# Thermal Physics - Objectives Content

• Internal energy is the sum of the randomly distributed kinetic energies and potential energies of the particles in a body.
• The internal energy of a system is increased when energy is transferred to it by heating or when work is done on it (and vice versa), e.g. a qualitative treatment of the first law of thermodynamics.
• Appreciation that during a change of state the potential energies of the particle ensemble are changing but not the kinetic energies. Calculations involving transfer of energy.
• For a change of temperature: Q = mc ∆ θ where c is specific heat capacity.
• Calculations including continuous flow.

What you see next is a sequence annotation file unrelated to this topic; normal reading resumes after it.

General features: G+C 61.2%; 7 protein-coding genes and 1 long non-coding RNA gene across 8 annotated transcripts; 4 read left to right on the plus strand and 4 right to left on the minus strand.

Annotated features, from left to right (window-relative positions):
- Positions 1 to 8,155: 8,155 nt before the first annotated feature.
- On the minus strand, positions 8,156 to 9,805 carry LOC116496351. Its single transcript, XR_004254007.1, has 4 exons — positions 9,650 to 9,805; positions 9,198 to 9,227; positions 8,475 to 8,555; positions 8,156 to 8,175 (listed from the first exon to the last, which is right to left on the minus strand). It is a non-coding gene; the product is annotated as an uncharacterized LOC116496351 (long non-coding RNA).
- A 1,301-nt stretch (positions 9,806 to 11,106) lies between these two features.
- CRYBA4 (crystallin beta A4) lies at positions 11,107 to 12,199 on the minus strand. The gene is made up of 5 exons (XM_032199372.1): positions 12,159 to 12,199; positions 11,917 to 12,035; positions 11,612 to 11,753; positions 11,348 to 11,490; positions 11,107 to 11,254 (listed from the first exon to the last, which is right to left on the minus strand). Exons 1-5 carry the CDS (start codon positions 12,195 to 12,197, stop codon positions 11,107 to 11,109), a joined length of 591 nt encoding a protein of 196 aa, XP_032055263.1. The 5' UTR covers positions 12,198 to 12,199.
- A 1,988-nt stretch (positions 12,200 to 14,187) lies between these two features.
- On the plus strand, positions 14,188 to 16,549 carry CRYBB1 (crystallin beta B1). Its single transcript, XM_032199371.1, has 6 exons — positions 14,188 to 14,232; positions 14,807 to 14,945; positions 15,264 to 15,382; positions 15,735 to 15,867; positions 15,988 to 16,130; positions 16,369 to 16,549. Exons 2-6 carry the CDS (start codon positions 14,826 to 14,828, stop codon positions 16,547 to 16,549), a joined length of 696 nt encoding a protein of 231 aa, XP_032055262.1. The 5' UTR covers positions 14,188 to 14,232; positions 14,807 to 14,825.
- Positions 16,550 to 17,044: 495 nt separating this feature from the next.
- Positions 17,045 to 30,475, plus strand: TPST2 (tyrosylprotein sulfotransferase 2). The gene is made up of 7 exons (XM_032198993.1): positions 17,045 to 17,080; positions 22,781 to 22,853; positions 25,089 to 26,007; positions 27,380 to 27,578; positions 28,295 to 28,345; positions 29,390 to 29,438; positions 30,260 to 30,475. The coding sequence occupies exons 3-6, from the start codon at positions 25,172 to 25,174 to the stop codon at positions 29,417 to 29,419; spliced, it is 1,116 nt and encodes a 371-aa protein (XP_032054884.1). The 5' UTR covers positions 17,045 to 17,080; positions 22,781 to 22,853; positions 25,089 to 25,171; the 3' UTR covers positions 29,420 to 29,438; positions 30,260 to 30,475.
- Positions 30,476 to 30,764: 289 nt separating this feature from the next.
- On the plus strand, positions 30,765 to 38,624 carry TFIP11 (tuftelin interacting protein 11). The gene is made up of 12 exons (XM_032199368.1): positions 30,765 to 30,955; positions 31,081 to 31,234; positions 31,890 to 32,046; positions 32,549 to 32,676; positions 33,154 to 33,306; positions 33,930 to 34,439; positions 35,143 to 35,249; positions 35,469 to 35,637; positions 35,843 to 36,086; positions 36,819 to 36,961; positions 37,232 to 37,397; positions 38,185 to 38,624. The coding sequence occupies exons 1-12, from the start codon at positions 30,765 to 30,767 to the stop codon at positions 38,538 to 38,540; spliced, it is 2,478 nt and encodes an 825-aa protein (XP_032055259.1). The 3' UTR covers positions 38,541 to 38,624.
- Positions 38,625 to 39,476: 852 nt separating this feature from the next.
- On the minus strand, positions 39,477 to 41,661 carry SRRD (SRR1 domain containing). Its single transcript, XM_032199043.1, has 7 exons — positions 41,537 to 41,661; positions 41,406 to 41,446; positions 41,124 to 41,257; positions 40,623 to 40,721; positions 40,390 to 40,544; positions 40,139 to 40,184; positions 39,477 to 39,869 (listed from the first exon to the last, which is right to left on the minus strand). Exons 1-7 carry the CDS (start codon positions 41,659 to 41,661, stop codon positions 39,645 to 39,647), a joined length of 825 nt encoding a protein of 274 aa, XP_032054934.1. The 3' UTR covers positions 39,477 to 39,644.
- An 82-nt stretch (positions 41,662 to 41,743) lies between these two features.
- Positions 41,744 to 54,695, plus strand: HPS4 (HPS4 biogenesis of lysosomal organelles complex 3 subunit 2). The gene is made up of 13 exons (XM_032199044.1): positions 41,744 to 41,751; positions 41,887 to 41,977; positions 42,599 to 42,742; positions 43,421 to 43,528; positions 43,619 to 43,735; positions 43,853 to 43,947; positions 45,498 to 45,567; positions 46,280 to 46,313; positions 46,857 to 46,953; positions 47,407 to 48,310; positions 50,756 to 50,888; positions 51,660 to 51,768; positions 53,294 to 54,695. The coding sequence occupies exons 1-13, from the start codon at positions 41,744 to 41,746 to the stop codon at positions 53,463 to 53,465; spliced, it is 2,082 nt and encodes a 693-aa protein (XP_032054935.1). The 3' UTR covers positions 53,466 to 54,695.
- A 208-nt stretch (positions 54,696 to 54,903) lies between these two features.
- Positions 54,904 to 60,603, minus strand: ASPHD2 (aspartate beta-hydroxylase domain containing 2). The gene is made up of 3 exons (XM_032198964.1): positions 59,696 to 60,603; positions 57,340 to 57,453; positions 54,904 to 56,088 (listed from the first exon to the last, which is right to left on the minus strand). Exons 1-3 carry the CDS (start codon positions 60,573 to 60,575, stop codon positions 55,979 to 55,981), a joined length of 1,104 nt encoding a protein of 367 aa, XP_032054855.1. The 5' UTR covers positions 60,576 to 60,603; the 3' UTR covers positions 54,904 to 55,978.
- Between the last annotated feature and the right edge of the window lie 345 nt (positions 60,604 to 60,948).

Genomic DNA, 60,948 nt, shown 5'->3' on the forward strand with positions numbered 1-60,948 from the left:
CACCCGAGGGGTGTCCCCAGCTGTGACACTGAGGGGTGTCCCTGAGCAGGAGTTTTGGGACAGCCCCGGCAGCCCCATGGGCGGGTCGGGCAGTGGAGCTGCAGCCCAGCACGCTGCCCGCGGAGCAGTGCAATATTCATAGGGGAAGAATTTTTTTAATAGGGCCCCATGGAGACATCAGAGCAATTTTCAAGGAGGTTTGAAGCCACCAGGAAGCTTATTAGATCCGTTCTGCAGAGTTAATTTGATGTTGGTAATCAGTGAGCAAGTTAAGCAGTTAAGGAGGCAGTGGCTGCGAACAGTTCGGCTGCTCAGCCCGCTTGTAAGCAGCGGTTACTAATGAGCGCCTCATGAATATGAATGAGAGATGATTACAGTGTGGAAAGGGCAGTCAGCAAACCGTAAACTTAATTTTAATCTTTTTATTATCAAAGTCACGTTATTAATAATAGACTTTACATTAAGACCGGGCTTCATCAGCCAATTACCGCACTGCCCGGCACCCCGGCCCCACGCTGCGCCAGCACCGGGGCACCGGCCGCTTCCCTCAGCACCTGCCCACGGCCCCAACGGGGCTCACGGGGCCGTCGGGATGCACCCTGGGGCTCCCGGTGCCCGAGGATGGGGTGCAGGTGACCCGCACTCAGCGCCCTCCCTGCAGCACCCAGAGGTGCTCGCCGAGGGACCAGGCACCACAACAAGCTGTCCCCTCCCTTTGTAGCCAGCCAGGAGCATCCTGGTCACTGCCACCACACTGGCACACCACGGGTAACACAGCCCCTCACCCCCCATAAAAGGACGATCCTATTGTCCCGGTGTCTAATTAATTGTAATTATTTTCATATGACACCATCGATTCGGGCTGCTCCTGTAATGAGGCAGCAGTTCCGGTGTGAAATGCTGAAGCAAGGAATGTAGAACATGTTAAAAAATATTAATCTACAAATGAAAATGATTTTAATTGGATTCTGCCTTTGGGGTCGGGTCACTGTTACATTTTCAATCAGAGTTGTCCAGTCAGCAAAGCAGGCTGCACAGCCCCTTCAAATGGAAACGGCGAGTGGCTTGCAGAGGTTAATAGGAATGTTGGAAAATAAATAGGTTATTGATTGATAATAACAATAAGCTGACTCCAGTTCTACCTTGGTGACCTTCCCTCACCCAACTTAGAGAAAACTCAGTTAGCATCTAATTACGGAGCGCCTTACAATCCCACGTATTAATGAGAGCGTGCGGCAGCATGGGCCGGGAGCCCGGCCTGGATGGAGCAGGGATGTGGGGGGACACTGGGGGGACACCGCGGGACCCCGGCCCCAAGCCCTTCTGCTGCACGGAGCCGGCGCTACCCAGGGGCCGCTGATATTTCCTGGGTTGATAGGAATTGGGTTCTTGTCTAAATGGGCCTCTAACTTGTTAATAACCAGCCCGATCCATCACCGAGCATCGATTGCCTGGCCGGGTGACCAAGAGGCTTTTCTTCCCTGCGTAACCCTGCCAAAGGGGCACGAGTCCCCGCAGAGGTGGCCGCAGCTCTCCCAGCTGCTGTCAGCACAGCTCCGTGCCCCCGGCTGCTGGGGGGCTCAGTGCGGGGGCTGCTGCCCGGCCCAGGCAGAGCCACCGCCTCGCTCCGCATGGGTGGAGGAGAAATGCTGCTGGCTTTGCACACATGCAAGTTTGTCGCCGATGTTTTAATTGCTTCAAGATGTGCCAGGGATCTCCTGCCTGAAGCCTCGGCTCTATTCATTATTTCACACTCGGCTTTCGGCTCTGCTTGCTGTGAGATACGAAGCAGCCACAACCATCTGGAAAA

• For a change of state Q = ml where l is the specific latent heat.
• Gas laws as experimental relationships between p, V, T and the mass of the gas.
• Concept of absolute zero of temperature.
• Ideal gas equation: pV = nRT for n moles and pV = NkT for N molecules.
• Work done = p∆V
• Avogadro constant N A, molar gas constant R, Boltzmann constant k
• Molar mass and molecular mass.
• Brownian motion as evidence for existence of atoms.
• Explanation of relationships between p, V and T in terms of a simple molecular model.
• Students should understand that the gas laws are empirical in nature whereas the kinetic theory model arises from theory.
• Assumptions leading to pV = 1/3Nm (crms)2  including derivation of the equation and calculations.
• A simple algebraic approach involving conservation of momentum is required.
• Appreciation that for an ideal gas internal energy is kinetic energy of the atoms.
• Use of average molecular kinetic energy = 1/2m (crms)2 = 3/2 kT = 3RT/2NA
• Appreciation of how knowledge and understanding of the behaviour of a gas has changed over time.